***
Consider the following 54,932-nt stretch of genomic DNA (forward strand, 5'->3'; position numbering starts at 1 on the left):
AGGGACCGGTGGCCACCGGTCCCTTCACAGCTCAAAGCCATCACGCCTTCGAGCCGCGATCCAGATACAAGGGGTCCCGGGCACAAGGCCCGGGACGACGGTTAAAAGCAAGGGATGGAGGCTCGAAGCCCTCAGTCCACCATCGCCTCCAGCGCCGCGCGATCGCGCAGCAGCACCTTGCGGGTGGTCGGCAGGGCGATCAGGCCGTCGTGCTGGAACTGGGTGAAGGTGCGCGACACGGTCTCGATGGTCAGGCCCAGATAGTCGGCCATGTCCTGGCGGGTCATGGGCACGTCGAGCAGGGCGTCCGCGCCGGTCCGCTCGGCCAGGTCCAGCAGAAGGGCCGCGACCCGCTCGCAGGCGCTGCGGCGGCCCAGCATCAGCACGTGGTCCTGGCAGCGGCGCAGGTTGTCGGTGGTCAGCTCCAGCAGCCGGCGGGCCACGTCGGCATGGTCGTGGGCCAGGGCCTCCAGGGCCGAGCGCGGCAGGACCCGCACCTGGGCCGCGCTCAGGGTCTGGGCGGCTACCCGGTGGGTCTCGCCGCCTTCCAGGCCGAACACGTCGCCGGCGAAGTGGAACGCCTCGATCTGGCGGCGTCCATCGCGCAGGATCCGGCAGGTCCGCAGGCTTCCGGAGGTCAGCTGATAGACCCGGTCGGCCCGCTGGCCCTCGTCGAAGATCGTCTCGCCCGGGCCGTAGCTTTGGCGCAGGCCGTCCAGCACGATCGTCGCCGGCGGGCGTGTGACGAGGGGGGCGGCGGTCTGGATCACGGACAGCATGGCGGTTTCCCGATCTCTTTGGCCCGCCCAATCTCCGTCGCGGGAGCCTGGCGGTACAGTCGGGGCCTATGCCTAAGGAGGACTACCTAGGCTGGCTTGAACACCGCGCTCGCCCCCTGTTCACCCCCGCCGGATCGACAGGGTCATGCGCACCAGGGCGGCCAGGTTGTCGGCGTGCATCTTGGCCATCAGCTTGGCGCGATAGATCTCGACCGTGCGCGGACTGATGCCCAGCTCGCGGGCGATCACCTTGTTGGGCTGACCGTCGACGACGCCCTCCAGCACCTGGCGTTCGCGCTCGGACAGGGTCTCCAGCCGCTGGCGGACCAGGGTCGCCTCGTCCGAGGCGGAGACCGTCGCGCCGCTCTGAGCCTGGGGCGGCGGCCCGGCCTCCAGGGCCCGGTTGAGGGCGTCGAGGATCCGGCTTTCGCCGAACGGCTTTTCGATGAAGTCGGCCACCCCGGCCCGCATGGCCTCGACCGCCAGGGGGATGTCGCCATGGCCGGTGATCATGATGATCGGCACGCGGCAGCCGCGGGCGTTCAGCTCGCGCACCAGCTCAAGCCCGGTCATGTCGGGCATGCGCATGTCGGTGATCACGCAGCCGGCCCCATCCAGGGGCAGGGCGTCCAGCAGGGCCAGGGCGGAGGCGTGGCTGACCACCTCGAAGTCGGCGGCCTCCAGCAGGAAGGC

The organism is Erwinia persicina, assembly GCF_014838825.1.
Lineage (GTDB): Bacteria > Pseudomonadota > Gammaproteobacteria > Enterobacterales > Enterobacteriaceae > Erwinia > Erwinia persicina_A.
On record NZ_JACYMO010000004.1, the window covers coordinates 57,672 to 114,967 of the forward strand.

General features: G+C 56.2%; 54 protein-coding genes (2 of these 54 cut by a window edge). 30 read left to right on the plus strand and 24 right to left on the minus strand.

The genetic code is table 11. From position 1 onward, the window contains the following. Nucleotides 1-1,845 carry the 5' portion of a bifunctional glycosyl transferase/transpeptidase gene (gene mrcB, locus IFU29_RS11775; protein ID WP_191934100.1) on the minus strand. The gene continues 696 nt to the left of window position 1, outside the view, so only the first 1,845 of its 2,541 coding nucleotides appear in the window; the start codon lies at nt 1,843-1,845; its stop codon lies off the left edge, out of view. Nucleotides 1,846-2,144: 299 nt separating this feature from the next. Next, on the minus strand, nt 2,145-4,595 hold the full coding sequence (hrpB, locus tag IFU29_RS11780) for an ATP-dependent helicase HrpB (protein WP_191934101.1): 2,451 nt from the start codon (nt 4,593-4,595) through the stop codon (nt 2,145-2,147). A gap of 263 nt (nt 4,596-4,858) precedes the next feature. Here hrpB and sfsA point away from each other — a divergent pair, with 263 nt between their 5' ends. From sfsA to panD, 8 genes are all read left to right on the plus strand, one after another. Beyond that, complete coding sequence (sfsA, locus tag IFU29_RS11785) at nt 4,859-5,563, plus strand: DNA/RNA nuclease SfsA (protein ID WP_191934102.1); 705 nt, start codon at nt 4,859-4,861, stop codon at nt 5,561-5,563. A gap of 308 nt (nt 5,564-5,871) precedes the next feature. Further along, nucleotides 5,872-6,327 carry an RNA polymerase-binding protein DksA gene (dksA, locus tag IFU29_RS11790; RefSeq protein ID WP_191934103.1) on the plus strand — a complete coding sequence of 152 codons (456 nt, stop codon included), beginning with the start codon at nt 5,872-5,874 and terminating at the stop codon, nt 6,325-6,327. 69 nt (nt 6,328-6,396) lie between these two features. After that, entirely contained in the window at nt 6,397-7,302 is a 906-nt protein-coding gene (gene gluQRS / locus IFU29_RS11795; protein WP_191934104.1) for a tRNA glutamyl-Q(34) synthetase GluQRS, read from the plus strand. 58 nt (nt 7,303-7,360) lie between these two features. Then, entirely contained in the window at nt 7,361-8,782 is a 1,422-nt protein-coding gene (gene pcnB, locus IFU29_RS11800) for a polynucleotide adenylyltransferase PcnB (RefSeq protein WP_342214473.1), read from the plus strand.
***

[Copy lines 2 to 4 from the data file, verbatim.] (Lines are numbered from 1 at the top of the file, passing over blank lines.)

AGGGACCGGTGGCCACCGGTCCCTTCACAGCTCAAAGCCATCACGCCTTCGAGCCGCGATCCAGATACAAGGGGTCCCGGGCACAAGGCCCGGGACGACGGTTAAAAGCAAGGGATGGAGGCTCGAAGCCCTCAGTCCACCATCGCCTCCAGCGCCGCGCGATCGCGCAGCAGCACCTTGCGGGTGGTCGGCAGGGCGATCAGGCCGTCGTGCTGGAACTGGGTGAAGGTGCGCGACACGGTCTCGATGGTCAGGCCCAGATAGTCGGCCATGTCCTGGCGGGTCATGGGCACGTCGAGCAGGGCGTCCGCGCCGGTCCGCTCGGCCAGGTCCAGCAGAAGGGCCGCGACCCGCTCGCAGGCGCTGCGGCGGCCCAGCATCAGCACGTGGTCCTGGCAGCGGCGCAGGTTGTCGGTGGTCAGCTCCAGCAGCCGGCGGGCCACGTCGGCATGGTCGTGGGCCAGGGCCTCCAGGGCCGAGCGCGGCAGGACCCGCACCTGGGCCGCGCTCAGGGTCTGGGCGGCTACCCGGTGGGTCTCGCCGCCTTCCAGGCCGAACACGTCGCCGGCGAAGTGGAACGCCTCGATCTGGCGGCGTCCATCGCGCAGGATCCGGCAGGTCCGCAGGCTTCCGGAGGTCAGCTGATAGACCCGGTCGGCCCGCTGGCCCTCGTCGAAGATCGTCTCGCCCGGGCCGTAGCTTTGGCGCAGGCCGTCCAGCACGATCGTCGCCGGCGGGCGTGTGACGAGGGGGGCGGCGGTCTGGATCACGGACAGCATGGCGGTTTCCCGATCTCTTTGGCCCGCCCAATCTCCGTCGCGGGAGCCTGGCGGTACAGTCGGGGCCTATGCCTAAGGAGGACTACCTAGGCTGGCTTGAACACCGCGCTCGCCCCCTGTTCACCCCCGCCGGATCGACAGGGTCATGCGCACCAGGGCGGCCAGGTTGTCGGCGTGCATCTTGGCCATCAGCTTGGCGCGATAGATCTCGACCGTGCGCGGACTGATGCCCAGCTCGCGGGCGATCACCTTGTTGGGCTGACCGTCGACGACGCCCTCCAGCACCTGGCGTTCGCGCTCGGACAGGGTCTCCAGCCGCTGGCGGACCAGGGTCGCCTCGTCCGAGGCGGAGACCGTCGCGCCGCTCTGAGCCTGGGGCGGCGGCCCGGCCTCCAGGGCCCGGTTGAGGGCGTCGAGGATCCGGCTTTCGCCGAACGGCTTTTCGATGAAGTCGGCCACCCCGGCCCGCATGGCCTCGACCGCCAGGGGGATGTCGCCATGGCCGGTGATCATGATGATCGGCACGCGGCAGCCGCGGGCGTTCAGCTCGCGCACCAGCTCAAGCCCGGTCATGTCGGGCATGCGCATGTCGGTGATCACGCAGCCGGCCCCATCCAGGGGCAGGGCGTCCAGCAGGGCCAGGGCGGAGGCGTGGCTGACCACCTCGAAGTCGGCGGCCTCCAGCAGGAAGGC

The organism is Erwinia persicina, assembly GCF_014838825.1.
Lineage (GTDB): Bacteria > Pseudomonadota > Gammaproteobacteria > Enterobacterales > Enterobacteriaceae > Erwinia > Erwinia persicina_A.